For many years the site of present-day Lowell was an annual meeting ground for the tribes of the Pennacook Confederacy, who fished for salmon and shad in the waters of the Merrimack River. In 1686 the Confederacy sold the land to English farmers migrating from Boston. The farmers' town, named East Chelmsford, grew slowly until the Pawtucket Canal was completed in 1796. The canal bypassed the Pawtucket Falls to carry New Hampshire lumber to Newburyport, where it was used in shipbuilding. The demand for ships declined by 1815, but by then the site of East Chelmsford had attracted the attention of the Boston Manufacturing Company. It was the height of England's Industrial Revolution and U.S. President Thomas Jefferson knew that America must build factories if the young country was ever to become economically independent of Europe. Jefferson sought to avoid the squalor of England's mill towns by designating specific manufacturing sites in the United States. Jefferson's plan coincided with the Boston Manufacturing Company's search for a site with abundant water for powering its textile mills.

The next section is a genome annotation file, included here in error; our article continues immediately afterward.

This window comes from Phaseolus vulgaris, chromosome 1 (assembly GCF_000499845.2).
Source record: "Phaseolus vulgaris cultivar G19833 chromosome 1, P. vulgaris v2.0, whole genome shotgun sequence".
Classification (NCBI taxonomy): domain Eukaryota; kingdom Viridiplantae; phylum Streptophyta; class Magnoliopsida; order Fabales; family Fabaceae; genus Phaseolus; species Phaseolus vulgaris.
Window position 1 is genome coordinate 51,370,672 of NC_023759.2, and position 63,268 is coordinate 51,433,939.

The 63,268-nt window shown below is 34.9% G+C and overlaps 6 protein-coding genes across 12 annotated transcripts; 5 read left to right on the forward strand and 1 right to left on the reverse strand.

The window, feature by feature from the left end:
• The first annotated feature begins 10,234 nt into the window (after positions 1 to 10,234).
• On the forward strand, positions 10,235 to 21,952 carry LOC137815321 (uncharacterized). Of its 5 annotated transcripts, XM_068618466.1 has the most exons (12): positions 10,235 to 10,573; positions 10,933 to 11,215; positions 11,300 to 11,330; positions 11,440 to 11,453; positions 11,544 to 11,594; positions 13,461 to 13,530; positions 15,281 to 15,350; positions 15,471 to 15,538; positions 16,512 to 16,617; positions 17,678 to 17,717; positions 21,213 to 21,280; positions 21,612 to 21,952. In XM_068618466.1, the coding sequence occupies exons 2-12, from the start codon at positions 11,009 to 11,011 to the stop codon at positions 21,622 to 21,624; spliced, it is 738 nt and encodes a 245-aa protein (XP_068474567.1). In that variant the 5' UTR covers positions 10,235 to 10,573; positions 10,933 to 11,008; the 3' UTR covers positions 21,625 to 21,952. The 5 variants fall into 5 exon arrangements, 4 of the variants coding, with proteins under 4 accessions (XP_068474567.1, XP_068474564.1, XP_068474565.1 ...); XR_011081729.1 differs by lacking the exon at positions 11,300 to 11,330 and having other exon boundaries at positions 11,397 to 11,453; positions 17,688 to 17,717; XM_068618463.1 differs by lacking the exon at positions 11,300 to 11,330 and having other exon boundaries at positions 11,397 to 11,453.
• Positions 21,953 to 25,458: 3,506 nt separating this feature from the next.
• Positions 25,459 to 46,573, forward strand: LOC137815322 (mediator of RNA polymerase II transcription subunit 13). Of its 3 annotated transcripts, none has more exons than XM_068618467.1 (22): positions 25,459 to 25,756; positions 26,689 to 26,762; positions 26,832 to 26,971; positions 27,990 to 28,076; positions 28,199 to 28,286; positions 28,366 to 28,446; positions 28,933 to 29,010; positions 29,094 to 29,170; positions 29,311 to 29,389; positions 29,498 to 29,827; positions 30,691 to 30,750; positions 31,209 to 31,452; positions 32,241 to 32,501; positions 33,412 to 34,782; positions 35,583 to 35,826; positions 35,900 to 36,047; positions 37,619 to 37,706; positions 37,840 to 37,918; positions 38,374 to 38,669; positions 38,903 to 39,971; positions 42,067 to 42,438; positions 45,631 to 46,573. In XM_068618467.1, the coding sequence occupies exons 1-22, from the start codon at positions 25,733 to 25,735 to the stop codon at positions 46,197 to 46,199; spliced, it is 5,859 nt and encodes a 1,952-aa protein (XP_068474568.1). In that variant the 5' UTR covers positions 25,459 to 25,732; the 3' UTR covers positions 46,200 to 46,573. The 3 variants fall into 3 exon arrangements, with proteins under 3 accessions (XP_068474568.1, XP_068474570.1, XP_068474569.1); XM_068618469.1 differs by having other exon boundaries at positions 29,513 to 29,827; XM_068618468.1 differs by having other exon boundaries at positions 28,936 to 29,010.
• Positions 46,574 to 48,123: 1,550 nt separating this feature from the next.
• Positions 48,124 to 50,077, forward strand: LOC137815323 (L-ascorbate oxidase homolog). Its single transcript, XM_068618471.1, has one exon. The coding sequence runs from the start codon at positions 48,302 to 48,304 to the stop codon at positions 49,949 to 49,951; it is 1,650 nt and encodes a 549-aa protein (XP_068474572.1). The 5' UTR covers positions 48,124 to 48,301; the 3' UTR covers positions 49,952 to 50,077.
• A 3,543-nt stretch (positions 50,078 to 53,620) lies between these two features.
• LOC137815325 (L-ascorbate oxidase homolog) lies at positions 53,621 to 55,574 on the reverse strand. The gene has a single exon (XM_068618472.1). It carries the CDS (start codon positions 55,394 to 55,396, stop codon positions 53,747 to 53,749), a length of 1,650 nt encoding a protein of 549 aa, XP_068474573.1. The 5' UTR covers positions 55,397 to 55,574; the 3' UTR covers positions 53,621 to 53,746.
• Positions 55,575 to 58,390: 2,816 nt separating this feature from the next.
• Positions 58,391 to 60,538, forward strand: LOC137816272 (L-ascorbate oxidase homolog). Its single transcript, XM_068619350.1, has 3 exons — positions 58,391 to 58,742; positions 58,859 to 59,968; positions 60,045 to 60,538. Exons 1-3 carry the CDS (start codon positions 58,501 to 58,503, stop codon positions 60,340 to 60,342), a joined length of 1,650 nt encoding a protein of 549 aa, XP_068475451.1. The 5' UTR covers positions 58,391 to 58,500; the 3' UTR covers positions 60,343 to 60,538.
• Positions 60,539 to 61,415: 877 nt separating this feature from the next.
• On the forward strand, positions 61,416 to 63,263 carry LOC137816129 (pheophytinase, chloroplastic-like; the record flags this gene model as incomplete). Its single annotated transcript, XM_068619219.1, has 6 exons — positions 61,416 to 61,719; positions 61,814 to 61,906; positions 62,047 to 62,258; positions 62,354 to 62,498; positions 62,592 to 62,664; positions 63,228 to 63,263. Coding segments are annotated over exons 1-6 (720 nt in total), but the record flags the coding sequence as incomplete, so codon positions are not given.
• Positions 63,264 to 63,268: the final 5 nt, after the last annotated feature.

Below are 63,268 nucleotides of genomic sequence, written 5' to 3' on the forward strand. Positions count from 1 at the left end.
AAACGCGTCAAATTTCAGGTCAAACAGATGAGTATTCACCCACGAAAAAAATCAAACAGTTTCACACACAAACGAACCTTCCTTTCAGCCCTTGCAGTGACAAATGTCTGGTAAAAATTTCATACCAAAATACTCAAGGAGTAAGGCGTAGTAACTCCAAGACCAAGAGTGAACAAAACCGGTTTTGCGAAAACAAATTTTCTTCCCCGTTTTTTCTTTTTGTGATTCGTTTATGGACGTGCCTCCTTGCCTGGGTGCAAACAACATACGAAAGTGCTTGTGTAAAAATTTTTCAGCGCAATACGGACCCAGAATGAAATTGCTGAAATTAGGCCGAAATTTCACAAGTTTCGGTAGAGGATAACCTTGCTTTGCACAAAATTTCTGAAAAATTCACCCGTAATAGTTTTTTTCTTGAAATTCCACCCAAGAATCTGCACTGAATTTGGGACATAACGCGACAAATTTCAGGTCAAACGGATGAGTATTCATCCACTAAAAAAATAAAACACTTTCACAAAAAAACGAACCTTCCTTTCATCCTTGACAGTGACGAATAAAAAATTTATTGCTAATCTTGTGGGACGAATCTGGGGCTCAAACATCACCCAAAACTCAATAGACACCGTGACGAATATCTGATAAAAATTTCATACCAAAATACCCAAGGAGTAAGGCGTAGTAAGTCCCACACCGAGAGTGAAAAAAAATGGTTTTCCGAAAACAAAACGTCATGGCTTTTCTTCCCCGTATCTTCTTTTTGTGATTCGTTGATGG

In 1821 mill executives Patrick Tracy Jackson and Nathan Appleton arrived in East Chelmsford, attracted by the potential of the 34-foot drop of the Pawtucket Falls and the confluence of the Concord and Merrimack Rivers. Jackson and Tracy, with their agent Kirk Boott, established a mill for cotton production and calico printing and called the new enterprise the Merrimack Manufacturing Company. In 1826 the town was renamed in honor of Francis Cabott Lowell, whose genius had revolutionized the textile industry. Lowell's power loom made it possible to transform raw cotton into finished fabric within a single factory. Lowell's liberal operating philosophy also influenced Jackson and Appleton, who set out to build a model factory with good working conditions and cash wages. The mills grew up in a mile-long stretch on the banks of the Merrimack River, and a network of canals was dug to provide transportation and to divert water power to the factories.